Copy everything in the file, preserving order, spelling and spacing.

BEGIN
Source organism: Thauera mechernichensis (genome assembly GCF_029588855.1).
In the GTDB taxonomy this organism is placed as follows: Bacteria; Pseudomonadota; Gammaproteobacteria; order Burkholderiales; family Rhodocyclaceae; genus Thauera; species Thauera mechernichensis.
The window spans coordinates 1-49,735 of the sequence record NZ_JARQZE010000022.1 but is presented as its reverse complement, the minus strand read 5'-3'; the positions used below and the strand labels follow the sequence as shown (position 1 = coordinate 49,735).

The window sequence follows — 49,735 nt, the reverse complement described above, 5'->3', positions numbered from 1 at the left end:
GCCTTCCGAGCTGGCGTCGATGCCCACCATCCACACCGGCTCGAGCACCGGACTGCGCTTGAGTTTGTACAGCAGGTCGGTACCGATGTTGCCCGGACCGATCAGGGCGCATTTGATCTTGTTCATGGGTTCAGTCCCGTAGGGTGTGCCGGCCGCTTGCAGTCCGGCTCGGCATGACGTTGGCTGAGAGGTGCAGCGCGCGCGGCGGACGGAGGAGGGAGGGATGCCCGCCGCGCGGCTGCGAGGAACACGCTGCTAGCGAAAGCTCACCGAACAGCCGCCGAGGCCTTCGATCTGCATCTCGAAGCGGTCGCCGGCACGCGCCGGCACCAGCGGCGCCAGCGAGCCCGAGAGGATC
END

Source organism: Thauera mechernichensis (genome assembly GCF_029588855.1).
In the GTDB taxonomy this organism is placed as follows: Bacteria; Pseudomonadota; Gammaproteobacteria; order Burkholderiales; family Rhodocyclaceae; genus Thauera; species Thauera mechernichensis.
The window spans coordinates 1-49,735 of the sequence record NZ_JARQZE010000022.1 but is presented as its reverse complement, the minus strand read 5'-3'; the positions used below and the strand labels follow the sequence as shown (position 1 = coordinate 49,735).

The window sequence follows — 49,735 nt, the reverse complement described above, 5'->3', positions numbered from 1 at the left end:
GCCTTCCGAGCTGGCGTCGATGCCCACCATCCACACCGGCTCGAGCACCGGACTGCGCTTGAGTTTGTACAGCAGGTCGGTACCGATGTTGCCCGGACCGATCAGGGCGCATTTGATCTTGTTCATGGGTTCAGTCCCGTAGGGTGTGCCGGCCGCTTGCAGTCCGGCTCGGCATGACGTTGGCTGAGAGGTGCAGCGCGCGCGGCGGACGGAGGAGGGAGGGATGCCCGCCGCGCGGCTGCGAGGAACACGCTGCTAGCGAAAGCTCACCGAACAGCCGCCGAGGCCTTCGATCTGCATCTCGAAGCGGTCGCCGGCACGCGCCGGCACCAGCGGCGCCAGCGAGCCCGAGAGGATC